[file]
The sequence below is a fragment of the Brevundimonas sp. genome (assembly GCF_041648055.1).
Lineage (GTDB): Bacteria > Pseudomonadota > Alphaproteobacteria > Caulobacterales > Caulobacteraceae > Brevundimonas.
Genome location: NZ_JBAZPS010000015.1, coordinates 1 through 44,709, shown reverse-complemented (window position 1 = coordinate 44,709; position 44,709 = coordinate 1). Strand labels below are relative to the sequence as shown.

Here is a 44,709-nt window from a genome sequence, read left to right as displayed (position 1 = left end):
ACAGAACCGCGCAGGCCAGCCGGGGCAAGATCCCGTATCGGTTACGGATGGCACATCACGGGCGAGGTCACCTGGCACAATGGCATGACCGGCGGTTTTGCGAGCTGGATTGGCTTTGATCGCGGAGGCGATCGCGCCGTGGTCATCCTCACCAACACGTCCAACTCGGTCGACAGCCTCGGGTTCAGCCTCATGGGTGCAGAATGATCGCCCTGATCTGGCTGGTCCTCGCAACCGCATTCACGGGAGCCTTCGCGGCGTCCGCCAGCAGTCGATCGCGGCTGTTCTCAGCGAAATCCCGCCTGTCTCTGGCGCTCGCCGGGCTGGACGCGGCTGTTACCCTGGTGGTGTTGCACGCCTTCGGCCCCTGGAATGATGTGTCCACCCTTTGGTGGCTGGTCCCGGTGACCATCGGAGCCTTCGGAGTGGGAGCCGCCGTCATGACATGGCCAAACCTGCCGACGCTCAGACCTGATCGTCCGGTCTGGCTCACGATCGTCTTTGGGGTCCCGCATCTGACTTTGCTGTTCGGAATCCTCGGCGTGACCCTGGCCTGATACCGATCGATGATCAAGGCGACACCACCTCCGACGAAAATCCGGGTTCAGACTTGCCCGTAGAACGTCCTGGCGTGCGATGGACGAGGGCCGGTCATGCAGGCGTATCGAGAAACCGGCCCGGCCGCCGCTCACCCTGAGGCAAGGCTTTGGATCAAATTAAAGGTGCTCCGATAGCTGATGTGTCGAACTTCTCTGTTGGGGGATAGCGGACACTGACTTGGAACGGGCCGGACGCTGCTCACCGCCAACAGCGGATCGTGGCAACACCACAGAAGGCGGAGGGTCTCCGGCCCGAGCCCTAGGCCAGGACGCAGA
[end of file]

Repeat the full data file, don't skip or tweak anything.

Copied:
The sequence below is a fragment of the Brevundimonas sp. genome (assembly GCF_041648055.1).
Lineage (GTDB): Bacteria > Pseudomonadota > Alphaproteobacteria > Caulobacterales > Caulobacteraceae > Brevundimonas.
Genome location: NZ_JBAZPS010000015.1, coordinates 1 through 44,709, shown reverse-complemented (window position 1 = coordinate 44,709; position 44,709 = coordinate 1). Strand labels below are relative to the sequence as shown.

Here is a 44,709-nt window from a genome sequence, read left to right as displayed (position 1 = left end):
ACAGAACCGCGCAGGCCAGCCGGGGCAAGATCCCGTATCGGTTACGGATGGCACATCACGGGCGAGGTCACCTGGCACAATGGCATGACCGGCGGTTTTGCGAGCTGGATTGGCTTTGATCGCGGAGGCGATCGCGCCGTGGTCATCCTCACCAACACGTCCAACTCGGTCGACAGCCTCGGGTTCAGCCTCATGGGTGCAGAATGATCGCCCTGATCTGGCTGGTCCTCGCAACCGCATTCACGGGAGCCTTCGCGGCGTCCGCCAGCAGTCGATCGCGGCTGTTCTCAGCGAAATCCCGCCTGTCTCTGGCGCTCGCCGGGCTGGACGCGGCTGTTACCCTGGTGGTGTTGCACGCCTTCGGCCCCTGGAATGATGTGTCCACCCTTTGGTGGCTGGTCCCGGTGACCATCGGAGCCTTCGGAGTGGGAGCCGCCGTCATGACATGGCCAAACCTGCCGACGCTCAGACCTGATCGTCCGGTCTGGCTCACGATCGTCTTTGGGGTCCCGCATCTGACTTTGCTGTTCGGAATCCTCGGCGTGACCCTGGCCTGATACCGATCGATGATCAAGGCGACACCACCTCCGACGAAAATCCGGGTTCAGACTTGCCCGTAGAACGTCCTGGCGTGCGATGGACGAGGGCCGGTCATGCAGGCGTATCGAGAAACCGGCCCGGCCGCCGCTCACCCTGAGGCAAGGCTTTGGATCAAATTAAAGGTGCTCCGATAGCTGATGTGTCGAACTTCTCTGTTGGGGGATAGCGGACACTGACTTGGAACGGGCCGGACGCTGCTCACCGCCAACAGCGGATCGTGGCAACACCACAGAAGGCGGAGGGTCTCCGGCCCGAGCCCTAGGCCAGGACGCAGA